June 22, 2010 in Uncategorized
This is the recipe that I was going to post on Friday – Pot au Feu. It was to have been in honour of the French football team. What a bunch of “prima donna’s” they are hey!!! First Anelka flies off in a huff and today, if the billboards are to be believed – they are playing with idea of boycotting the GAME!!! HAIBO ……. ngiyazi sola!!!! Vous est vraimant mechants!!!! Ruk julle reg meisies!!!! They seem to well and truly have their french nickers in a french knot!!!!! I would imagine that something is seriously wrong between management and players. My son has played rugby professionally in Italy and let me tell you , the POLITICS involved is incredible. You need to have madumbi’s of teflon …. strong and slippery!!! No sh1t can stick to!!
I am feeling them butterflies at the moment!!! Today our beloved BAFANA BOYS “IIIIIIIII lililililililiiiiiiiiiiiiiiiiiiiiiiii ……. that’s ”moi” ululating for our boys – they take on the French!!! Well, i hope our boys get the divine intervention that the dear Bishop Desmond Tutu has been on his knees praying the bejeevers out of himself, for. Bishop my man – from YOUR mouth to God’s ears. At the end of the day – and this is a lesson that we parents DRUM into our children - it’s not about the winning or the losing – it’s about HOW YOU PLAY THE GAME. Bafana Boys – hold your heads up high, rise to meet this occassion, put your best foot forward AND STOMP ALL OVER THEM LIKE A HERD OF AFRICAN ELEPHANTS!!!!! GO BAFANNNNNNNNNNNNAAAAAAAAAAAAA GOOOOOOOOOOOOOOO ……..
POT AU FEU
This literally means – a pot on the fire! Quite appropriate when I think of the French
Football team at the moment. This is the ultimate peasant dish – it yields
a hearty winter meal AND a broth that you would sell your sister for!!!
1,5 – 2kg piece of beef (shoulder or brisket or any nice sweet cut)
2 onions – whole, unpeeled and studded with cloves
4 nice chunky large leeks remove the tops and tails and make sure that there is no grit in them
6 – 8 nice big carrots whole and peeled
2 whole sticks of celery
4 big turnips topped and tailed
1 head of garlic – cut in half
8 – 10 medium pototoes peeled but left whole
a bouquet garni – i made mine with parsley, rosemary, bay leaf and thyme
whole black peppercorns
In a heavy bottomed big pot – place your beef and put enough cold water in to cover the whole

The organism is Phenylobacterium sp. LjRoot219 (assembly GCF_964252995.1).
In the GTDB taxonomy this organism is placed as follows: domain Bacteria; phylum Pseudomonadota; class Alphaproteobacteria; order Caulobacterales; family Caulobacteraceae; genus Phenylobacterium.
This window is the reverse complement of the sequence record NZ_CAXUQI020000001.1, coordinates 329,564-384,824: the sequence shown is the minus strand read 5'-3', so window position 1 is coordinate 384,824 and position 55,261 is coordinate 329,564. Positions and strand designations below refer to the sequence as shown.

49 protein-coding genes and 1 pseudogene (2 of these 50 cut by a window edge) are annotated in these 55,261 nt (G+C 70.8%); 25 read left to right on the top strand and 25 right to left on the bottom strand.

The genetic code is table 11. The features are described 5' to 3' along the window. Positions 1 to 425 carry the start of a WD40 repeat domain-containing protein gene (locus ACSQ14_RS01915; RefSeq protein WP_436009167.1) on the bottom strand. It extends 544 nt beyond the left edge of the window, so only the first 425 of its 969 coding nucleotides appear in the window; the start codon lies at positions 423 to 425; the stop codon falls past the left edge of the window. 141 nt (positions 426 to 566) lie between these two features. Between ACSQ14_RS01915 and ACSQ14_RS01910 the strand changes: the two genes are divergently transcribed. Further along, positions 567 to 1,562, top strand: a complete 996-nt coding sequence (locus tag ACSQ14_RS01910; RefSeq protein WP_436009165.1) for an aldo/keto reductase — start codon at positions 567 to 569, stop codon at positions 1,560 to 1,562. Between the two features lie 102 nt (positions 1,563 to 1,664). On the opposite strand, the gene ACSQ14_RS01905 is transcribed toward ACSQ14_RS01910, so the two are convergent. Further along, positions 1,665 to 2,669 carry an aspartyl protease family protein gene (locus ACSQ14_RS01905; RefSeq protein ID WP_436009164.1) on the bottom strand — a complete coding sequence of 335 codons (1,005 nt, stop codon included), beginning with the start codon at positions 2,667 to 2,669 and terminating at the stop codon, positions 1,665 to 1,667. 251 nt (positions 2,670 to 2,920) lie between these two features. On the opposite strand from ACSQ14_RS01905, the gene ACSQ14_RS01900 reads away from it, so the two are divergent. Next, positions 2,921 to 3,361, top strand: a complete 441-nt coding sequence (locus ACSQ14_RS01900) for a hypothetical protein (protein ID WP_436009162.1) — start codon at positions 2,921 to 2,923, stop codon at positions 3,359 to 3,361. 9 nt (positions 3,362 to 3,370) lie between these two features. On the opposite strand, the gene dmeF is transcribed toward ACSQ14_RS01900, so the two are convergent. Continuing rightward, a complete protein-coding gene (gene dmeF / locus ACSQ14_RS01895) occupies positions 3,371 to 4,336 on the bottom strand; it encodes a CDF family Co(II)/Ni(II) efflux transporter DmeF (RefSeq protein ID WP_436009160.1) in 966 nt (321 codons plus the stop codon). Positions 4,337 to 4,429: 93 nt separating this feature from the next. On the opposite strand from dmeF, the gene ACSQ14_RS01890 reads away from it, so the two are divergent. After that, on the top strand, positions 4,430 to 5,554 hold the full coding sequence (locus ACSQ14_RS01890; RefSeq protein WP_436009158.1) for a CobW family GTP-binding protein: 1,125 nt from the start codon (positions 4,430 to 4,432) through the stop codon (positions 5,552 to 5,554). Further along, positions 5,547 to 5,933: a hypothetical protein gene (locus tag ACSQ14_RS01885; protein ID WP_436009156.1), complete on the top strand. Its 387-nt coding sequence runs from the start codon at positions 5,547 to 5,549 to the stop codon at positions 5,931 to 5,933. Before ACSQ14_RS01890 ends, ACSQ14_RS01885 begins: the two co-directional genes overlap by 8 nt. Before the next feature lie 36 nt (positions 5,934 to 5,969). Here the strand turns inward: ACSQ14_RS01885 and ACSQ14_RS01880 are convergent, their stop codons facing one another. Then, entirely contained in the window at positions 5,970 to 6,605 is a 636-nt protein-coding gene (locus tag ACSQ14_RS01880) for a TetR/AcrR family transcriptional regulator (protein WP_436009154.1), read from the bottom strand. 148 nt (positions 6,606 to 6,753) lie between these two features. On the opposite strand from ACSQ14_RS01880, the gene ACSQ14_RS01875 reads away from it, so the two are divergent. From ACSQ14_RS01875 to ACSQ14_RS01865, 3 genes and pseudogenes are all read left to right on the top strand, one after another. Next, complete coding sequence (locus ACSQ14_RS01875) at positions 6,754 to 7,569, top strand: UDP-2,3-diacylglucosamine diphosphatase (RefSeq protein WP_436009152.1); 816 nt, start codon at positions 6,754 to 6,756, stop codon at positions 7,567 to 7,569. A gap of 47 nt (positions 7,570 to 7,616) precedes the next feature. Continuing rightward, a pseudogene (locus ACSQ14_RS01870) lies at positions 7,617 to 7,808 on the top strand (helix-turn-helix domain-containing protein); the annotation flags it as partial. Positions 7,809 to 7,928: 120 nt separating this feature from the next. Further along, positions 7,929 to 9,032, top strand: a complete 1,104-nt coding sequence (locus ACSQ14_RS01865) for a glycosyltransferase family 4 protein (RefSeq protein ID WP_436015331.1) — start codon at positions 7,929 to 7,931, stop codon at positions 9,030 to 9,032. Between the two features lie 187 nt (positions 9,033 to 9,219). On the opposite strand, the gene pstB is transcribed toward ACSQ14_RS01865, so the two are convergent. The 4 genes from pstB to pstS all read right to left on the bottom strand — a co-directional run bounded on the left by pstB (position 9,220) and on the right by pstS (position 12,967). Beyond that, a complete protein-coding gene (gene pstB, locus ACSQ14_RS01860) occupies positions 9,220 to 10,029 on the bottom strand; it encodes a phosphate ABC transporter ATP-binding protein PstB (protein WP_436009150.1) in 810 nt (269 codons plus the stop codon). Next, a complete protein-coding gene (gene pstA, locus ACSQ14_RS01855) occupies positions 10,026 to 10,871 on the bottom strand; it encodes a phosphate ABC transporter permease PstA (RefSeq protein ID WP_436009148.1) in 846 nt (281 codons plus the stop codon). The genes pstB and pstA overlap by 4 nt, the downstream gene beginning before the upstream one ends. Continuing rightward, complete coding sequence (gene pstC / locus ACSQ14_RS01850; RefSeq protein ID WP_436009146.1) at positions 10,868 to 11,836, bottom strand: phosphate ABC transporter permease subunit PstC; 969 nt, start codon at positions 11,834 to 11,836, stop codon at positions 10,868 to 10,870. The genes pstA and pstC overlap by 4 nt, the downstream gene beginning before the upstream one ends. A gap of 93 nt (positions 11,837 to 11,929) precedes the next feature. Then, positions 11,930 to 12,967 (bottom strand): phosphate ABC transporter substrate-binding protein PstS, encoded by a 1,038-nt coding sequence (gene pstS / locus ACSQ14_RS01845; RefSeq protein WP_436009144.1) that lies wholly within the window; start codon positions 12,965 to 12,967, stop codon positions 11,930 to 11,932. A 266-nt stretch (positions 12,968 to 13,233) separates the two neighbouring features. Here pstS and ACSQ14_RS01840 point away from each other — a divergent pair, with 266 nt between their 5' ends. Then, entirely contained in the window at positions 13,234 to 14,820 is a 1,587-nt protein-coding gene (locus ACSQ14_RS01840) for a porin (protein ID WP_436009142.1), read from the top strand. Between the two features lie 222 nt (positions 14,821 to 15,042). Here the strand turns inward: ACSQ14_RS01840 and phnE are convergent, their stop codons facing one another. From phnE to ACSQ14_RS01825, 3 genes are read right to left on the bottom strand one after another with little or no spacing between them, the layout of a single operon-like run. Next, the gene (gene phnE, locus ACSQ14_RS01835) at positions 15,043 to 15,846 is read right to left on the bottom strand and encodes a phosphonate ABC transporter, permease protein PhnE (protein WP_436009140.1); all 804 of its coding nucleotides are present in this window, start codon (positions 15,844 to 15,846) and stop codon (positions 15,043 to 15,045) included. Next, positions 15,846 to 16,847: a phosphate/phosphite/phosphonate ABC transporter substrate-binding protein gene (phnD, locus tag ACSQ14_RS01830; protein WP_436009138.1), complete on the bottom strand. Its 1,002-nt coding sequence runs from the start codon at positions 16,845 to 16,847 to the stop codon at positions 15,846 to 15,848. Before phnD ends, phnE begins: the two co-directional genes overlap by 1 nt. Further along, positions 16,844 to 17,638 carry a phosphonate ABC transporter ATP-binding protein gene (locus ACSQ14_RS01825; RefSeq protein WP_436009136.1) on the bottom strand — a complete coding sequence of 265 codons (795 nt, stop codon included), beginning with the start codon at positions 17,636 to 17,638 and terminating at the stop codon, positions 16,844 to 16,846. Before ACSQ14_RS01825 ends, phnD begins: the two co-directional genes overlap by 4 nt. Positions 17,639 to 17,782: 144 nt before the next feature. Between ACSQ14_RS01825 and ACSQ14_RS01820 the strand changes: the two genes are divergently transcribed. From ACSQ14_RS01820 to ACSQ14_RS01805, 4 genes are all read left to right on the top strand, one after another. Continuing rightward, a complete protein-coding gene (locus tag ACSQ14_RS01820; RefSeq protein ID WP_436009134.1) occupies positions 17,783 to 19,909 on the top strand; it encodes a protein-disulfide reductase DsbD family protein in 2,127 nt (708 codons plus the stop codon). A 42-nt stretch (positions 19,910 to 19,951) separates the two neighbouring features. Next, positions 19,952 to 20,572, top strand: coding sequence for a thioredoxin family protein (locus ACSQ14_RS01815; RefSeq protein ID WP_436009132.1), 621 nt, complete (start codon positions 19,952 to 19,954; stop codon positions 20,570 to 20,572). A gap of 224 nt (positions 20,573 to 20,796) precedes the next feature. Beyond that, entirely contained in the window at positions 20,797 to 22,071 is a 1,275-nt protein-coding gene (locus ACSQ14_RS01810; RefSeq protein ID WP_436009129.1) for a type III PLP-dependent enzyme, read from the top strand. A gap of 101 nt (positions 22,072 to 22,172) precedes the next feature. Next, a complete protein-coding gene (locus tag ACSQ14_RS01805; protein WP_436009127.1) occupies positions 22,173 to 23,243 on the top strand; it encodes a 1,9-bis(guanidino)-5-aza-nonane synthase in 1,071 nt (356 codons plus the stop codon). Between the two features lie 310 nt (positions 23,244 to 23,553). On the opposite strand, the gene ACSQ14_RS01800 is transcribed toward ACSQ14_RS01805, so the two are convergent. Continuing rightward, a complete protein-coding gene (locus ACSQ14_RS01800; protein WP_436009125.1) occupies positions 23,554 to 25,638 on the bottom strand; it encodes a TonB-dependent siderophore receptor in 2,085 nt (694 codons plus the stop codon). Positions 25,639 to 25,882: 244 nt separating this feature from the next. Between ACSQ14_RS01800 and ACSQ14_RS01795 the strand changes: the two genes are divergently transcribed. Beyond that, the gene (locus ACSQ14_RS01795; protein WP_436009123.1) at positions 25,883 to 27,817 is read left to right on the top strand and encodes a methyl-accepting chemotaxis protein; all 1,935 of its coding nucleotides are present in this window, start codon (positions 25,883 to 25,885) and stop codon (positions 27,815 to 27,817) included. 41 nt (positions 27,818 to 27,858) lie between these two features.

piece of meat.
Add a good dessert spoon of salt.
Bring the pot to the boil and skim off the impurities that leach out of the meat using a slotted spoon.
You must now add about a cup of cold water – which will lower to water temperature.
Bring it up to the boil again – and skim again using the above method.
The more you do this – the clearer your broth will be.
I am a bit lazy – I only did this three times!!!!
Now you add all of the other ingredients, except the pototoes and bring the whole pot to the boil.
Allow to boil for about 20 minutes and then reduce to a slow simmer for at least 4 hours –
the longer and slower the better!!! This is an ideal weekend dish –
put it on the stove – go outside and weed the garden – cut back the hedge and paint the house!!
About 45 minutes to an hour before you wish to serve the dish – pop back inside and add
the potatoes whole. Don’t increase the heat – let the potatoes cook slowly slowly – you
will enjoy the texture this gives. The potatoes remain whole and suck in loads of flavour from the
stock. Go back out side and build a swimming pool!!! hehehe …
When you come back in – the meat will be so tender that it kind of fall apart when you
cut it into – about 2cm slices. The veggies are all plump and juicey and cooked.
Place in a serving dish and set aside.
You now need to remove all the veggies to another dish and strain the broth.
I place one sieve inside another and pour the liquid through – this removes the bouquet garni and
other bits that you wont serve.
Put the pot back on to the stove and bring to the boil and reduce slightly
to condense all the flavours.
You are left with nectar from the Gods. Truly ambrosia!!!
This dish is served two ways – the Italians, who call this “Lesso” would serve it
with Picallili or Mustard and the French serve it will salt flakes, cournichons and dijon
Eithe which way it’s delish and goes a long way.
You have two meals in one – and it’s so basic and earthy that everyone loves it!!!